'Jane Roe' in Roe v. Wade Supreme Court case says she was paid to support pro-life movement

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The plaintiff known as "Jane Roe" in the landmark 1973 Supreme Court Roe v. Wade ruling that legalized abortion switched her support to pro-life movement after being paid to do, she said in a stunning admission before her 2017 death.

Norma McCorvey, who died at age 69 from heart failure, made the revelation in a documentary titled “AKA Jane Roe,” which is slated to air Friday.

“This is my deathbed confession,” she said. “I took their money and they took me out in front of the cameras and told me what to say. I did it well too. I am a good actress. Of course, I’m not acting now.”

She reportedly received $450,000 in “benevolent gifts” from the pro-life movement to change her stance, The Guardian reported.

The documentary -- filmed in Texas in the final months of McCorvey's life -- will be broadcast on the FX cable channel. It explores her troubled upbringing and how she became the poster child for the pro-choice movement before her conversion to Christianity in the 1990s.

Included in the film are scenes showing McCorvey with a look of disappointment during the 2016 presidential election night.

“I wish I knew how many abortions Donald Trump was responsible for,” she said. “I’m sure he’s lost count, if he can count that high.”

In an effort to set the record straight as she was nearing death, McCorvey confirmed she was pro-choice.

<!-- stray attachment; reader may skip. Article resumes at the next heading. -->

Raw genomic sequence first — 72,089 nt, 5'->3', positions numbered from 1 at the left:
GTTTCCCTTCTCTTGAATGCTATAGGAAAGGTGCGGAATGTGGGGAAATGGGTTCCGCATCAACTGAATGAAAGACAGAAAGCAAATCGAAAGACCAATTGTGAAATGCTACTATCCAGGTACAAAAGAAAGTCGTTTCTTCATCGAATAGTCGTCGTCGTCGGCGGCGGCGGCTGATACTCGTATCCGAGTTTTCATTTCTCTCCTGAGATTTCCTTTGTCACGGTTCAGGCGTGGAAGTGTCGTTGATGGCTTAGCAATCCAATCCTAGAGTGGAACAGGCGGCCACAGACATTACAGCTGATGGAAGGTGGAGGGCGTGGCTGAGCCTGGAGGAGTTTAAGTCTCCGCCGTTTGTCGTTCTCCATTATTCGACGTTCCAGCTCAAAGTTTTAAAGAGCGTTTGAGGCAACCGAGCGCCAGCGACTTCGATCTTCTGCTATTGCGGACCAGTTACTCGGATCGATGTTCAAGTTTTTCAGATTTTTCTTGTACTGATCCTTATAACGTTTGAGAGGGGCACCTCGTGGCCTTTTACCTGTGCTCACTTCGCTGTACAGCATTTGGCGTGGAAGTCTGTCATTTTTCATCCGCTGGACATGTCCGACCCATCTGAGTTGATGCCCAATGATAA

“If a young woman wants to have an abortion, that’s no skin off my ass," she said. "That’s why they call it choice."

Rep. Alexandria Ocasio-Cortez, D-N.Y., weighed in on the film via Twitter.

"Wow: Norma McCorvey (aka “Roe” of Roe v Wade) revealed on her deathbed that she was paid by right-wing operatives to flip her stance on reproductive rights," she wrote. "So, like many right-wing operations, it turns out a huge part of the anti-choice movement was a scam the entire time."

The debate over the 1973 ruling hasn't subsided in the decades since, with opposing sides of the issue fighting tooth-and-nail to either preserve or overturn the decision. It has since become somewhat of a litmus test for nominees to the high court and White House candidates.


Rev. Robert Schenck, an evangelical pastor who worked with McCorvey after her conversion to Christianity, said the pro-life movement exploited her weaknesses for its own gain.

“What we did with Norma was highly unethical,” Schenck said in the documentary, according to Reuters. “The jig is up.”